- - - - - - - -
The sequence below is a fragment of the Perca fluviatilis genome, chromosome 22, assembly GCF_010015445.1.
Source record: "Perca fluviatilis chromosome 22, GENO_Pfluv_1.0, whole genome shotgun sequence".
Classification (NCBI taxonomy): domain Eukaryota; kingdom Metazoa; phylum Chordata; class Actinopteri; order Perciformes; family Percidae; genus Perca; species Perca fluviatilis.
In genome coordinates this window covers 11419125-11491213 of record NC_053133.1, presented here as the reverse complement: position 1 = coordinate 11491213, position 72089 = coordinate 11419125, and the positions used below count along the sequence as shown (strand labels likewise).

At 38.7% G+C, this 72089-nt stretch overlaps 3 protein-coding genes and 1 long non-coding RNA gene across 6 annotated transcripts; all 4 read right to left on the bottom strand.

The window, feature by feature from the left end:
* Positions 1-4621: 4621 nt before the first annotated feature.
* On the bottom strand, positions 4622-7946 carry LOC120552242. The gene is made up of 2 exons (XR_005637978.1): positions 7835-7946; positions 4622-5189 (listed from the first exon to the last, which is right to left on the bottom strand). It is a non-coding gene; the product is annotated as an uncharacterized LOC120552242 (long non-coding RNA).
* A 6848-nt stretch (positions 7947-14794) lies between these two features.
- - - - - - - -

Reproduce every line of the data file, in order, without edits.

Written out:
The sequence below is a fragment of the Perca fluviatilis genome, chromosome 22, assembly GCF_010015445.1.
Source record: "Perca fluviatilis chromosome 22, GENO_Pfluv_1.0, whole genome shotgun sequence".
Classification (NCBI taxonomy): domain Eukaryota; kingdom Metazoa; phylum Chordata; class Actinopteri; order Perciformes; family Percidae; genus Perca; species Perca fluviatilis.
In genome coordinates this window covers 11419125-11491213 of record NC_053133.1, presented here as the reverse complement: position 1 = coordinate 11491213, position 72089 = coordinate 11419125, and the positions used below count along the sequence as shown (strand labels likewise).

At 38.7% G+C, this 72089-nt stretch overlaps 3 protein-coding genes and 1 long non-coding RNA gene across 6 annotated transcripts; all 4 read right to left on the bottom strand.

The window, feature by feature from the left end:
* Positions 1-4621: 4621 nt before the first annotated feature.
* On the bottom strand, positions 4622-7946 carry LOC120552242. The gene is made up of 2 exons (XR_005637978.1): positions 7835-7946; positions 4622-5189 (listed from the first exon to the last, which is right to left on the bottom strand). It is a non-coding gene; the product is annotated as an uncharacterized LOC120552242 (long non-coding RNA).
* A 6848-nt stretch (positions 7947-14794) lies between these two features.